ATLANTA – A group of former Atlanta educators convicted in a test cheating scandal were locked up in Fulton County jails Thursday as they await sentences that could send them to prison for years.
In one of the nation’s largest cheating scandals of its kind, the 11 defendants were convicted Wednesday of racketeering for their roles in a scheme to inflate students’ scores on standardized exams.
They include teachers, a principal and other administrators, who were accused of falsifying test results to collect bonuses or keep their jobs in the 50,000-student Atlanta public school system. A 12th defendant, a teacher, was acquitted of all charges by the jury.
The racketeering charges carry up to 20 years in prison. Most of the defendants will be sentenced April 8.
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“This is a huge story and absolutely the biggest development in American education law since forever,” University of Georgia law professor Ron Carlson said. “It has to send a message to educators here and broadly across the nation. Playing with student test scores is very, very dangerous business.”
A state investigation found that as far back as 2005, educators fed answers to students or erased and changed answers on tests after they were turned in. Evidence of cheating was found in 44 schools with nearly 180 educators involved, and teachers who tried to report it were threatened with retaliation.
Similar cheating scandals have erupted in Philadelphia, Washington, D.C., Nevada and other public school systems around the country in recent years, as officials link scores to school funding and staff bonuses and vow to close schools that perform poorly.
Thirty-five Atlanta educators in all were indicted in 2013 on charges including racketeering, making false statements and theft. Many pleaded guilty, and some testified at the trial.
Former Atlanta School Superintendent Beverly Hall was among those charged but never went to trial, saying she was too sick. She died a month ago of breast cancer.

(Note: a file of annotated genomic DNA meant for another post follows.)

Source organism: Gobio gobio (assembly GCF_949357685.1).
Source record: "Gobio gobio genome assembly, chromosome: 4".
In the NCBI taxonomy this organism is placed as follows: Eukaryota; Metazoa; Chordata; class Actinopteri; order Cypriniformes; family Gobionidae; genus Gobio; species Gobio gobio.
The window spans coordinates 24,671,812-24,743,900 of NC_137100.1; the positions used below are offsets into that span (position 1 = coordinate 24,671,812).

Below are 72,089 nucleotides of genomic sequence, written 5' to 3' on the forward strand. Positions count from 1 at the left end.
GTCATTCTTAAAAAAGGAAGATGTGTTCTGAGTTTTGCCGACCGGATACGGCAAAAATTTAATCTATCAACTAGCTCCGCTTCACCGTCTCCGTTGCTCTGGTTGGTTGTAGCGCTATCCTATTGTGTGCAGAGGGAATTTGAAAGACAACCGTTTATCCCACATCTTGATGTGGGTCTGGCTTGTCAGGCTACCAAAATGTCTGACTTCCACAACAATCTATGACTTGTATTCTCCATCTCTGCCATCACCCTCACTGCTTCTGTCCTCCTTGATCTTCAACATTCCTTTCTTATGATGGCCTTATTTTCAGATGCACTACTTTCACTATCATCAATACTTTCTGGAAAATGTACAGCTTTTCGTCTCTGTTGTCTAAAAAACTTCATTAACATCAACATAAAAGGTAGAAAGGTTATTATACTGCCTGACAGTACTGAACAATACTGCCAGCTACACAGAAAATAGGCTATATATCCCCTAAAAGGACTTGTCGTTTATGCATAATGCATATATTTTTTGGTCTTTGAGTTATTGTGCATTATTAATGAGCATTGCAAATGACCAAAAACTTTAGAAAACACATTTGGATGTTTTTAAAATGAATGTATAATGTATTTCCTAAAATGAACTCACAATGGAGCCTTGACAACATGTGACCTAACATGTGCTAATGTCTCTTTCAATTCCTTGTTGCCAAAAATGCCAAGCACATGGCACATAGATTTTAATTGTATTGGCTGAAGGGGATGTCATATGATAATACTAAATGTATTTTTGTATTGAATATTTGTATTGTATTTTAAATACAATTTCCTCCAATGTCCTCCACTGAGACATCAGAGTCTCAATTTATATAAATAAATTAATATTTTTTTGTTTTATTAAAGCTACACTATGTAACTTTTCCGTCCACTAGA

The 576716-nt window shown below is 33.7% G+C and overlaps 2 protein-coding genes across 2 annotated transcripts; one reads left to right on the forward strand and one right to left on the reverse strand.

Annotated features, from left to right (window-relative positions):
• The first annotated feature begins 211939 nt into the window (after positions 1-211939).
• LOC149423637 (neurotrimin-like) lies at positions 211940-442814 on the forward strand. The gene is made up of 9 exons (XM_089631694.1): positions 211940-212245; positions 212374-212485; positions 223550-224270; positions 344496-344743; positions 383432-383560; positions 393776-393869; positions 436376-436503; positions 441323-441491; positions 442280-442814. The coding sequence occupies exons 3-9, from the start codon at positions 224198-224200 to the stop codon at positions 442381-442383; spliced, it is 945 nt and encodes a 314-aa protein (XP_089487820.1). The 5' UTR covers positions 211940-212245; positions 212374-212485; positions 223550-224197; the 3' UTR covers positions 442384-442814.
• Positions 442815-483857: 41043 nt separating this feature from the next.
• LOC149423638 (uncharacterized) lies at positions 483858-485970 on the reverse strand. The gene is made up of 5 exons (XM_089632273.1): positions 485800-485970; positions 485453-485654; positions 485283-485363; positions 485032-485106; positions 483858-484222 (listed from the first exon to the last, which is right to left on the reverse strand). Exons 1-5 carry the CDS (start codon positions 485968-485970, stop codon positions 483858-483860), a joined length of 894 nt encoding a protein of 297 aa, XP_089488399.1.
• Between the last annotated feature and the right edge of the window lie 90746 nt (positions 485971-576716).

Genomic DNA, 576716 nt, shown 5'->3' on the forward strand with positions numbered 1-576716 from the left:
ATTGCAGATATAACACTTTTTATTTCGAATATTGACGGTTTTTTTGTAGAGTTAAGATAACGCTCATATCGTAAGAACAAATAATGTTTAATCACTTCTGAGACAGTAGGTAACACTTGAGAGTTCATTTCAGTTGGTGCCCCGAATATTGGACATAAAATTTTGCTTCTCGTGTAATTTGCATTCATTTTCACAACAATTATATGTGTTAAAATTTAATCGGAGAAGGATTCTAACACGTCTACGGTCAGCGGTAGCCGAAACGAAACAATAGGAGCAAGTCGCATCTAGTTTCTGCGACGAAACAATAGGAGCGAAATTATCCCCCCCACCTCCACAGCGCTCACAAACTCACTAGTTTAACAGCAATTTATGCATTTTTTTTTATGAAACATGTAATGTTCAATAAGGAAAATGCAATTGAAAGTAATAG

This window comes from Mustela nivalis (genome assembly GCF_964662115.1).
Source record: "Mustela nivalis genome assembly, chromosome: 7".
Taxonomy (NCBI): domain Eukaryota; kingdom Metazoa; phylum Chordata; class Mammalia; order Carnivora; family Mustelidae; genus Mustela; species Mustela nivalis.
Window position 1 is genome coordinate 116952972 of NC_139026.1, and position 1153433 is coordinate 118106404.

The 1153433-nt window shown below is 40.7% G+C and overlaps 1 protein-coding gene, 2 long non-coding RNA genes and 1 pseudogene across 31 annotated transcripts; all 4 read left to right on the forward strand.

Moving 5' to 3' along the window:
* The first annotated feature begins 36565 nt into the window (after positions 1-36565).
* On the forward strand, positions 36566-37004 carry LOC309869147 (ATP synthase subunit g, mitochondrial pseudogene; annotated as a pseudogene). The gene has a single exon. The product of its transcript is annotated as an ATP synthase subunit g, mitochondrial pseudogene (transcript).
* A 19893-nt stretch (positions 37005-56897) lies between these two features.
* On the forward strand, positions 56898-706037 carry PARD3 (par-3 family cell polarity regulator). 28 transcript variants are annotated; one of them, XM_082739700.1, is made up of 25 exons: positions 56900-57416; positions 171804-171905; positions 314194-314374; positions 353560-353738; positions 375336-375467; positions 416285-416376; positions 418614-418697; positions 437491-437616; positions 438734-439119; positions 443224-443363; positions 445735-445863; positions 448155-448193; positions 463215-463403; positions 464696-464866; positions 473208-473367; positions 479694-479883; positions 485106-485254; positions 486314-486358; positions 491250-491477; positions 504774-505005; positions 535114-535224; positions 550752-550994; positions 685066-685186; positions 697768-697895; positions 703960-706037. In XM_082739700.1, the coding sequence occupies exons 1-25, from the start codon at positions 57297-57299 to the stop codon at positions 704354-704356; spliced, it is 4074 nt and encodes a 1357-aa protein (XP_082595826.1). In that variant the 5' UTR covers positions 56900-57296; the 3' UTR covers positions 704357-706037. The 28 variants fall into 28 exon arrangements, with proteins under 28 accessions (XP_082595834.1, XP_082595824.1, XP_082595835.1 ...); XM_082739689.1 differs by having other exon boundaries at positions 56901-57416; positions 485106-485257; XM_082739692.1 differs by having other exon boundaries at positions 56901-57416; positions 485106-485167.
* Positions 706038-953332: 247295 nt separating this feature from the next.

Hall insisted she was innocent. But educators said she was among higher-ups pressuring them to inflate students’ scores to show gains in achievement and meet federal benchmarks that would unlock extra funding.
Over objections from the defendants’ attorneys, Superior Court Judge Jerry Baxter ordered all but one of those convicted immediately jailed while they await sentencing. They were led out of court in handcuffs.
“They are convicted felons as far as I’m concerned,” Baxter said, later adding, “They have made their bed and they’re going to have to lie in it.”
The only one allowed to remain free on bail was teacher Shani Robinson, because she is expected to give birth soon.
Bob Rubin, the attorney for former elementary school principal Dana Evans, said he was shocked by the judge’s decision and called it “unnecessary and vindictive.”
Prosecutors said the 12 on trial were looking out for themselves rather than the children’s education. Defense attorneys accused prosecutors of overreaching in charging the educators under racketeering laws usually employed against organized crime.
The attorneys for some of the defendants said they will appeal.
Hall served as superintendent for more than a decade, which is rare for a big-city school chief. She was named Superintendent of the Year by the American Association of School Administrators in 2009 and credited with raising student test scores and graduation rates, particularly among the district’s poor and minority students.
But the award quickly lost its luster as her district became mired in the scandal, which began to unfold when The Atlanta Journal-Constitution reported that some scores were statistically improbable.
In a video message to the staff before she retired, Hall said: “I am confident that aggressive, swift action will be taken against anyone who believed so little in our students and in our system of support that they turned to dishonesty as the only option.”
The months-long trial began in August with more than six weeks of jury selection, and testimony concluded in late February.
District Attorney Paul Howard said it was the biggest and most complex case his office had ever handled. It lasted more than two years and involved hundreds of interviews with school administrators, staff, parents and students.
“Our entire effort in this case was simply to get our community to stop and take a look at the education system,” Howard said.
Dessa Curb, a former elementary school teacher, was the one educator acquitted of all charges.
“I’ve prayed and I believed that this would be my outcome,” said a dazed-looking Curb, tears in her eyes.